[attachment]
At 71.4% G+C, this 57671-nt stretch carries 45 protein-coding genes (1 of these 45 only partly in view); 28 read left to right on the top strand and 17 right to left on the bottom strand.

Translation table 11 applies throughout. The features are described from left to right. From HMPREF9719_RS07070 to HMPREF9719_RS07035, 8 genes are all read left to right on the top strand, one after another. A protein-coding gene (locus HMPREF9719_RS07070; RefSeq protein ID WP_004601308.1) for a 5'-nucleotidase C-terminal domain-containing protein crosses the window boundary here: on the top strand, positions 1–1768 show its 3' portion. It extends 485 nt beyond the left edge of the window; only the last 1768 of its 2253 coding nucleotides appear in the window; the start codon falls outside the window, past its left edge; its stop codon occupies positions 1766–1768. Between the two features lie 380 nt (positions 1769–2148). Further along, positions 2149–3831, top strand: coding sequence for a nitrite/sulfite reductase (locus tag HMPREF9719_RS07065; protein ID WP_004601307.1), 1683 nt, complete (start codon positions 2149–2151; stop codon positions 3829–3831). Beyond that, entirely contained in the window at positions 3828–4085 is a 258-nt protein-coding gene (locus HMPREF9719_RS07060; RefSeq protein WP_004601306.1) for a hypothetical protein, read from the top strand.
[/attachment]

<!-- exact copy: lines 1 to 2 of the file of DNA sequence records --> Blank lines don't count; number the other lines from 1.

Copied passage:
At 71.4% G+C, this 57671-nt stretch carries 45 protein-coding genes (1 of these 45 only partly in view); 28 read left to right on the top strand and 17 right to left on the bottom strand.

Translation table 11 applies throughout. The features are described from left to right. From HMPREF9719_RS07070 to HMPREF9719_RS07035, 8 genes are all read left to right on the top strand, one after another. A protein-coding gene (locus HMPREF9719_RS07070; RefSeq protein ID WP_004601308.1) for a 5'-nucleotidase C-terminal domain-containing protein crosses the window boundary here: on the top strand, positions 1–1768 show its 3' portion. It extends 485 nt beyond the left edge of the window; only the last 1768 of its 2253 coding nucleotides appear in the window; the start codon falls outside the window, past its left edge; its stop codon occupies positions 1766–1768. Between the two features lie 380 nt (positions 1769–2148). Further along, positions 2149–3831, top strand: coding sequence for a nitrite/sulfite reductase (locus tag HMPREF9719_RS07065; protein ID WP_004601307.1), 1683 nt, complete (start codon positions 2149–2151; stop codon positions 3829–3831). Beyond that, entirely contained in the window at positions 3828–4085 is a 258-nt protein-coding gene (locus HMPREF9719_RS07060; RefSeq protein WP_004601306.1) for a hypothetical protein, read from the top strand.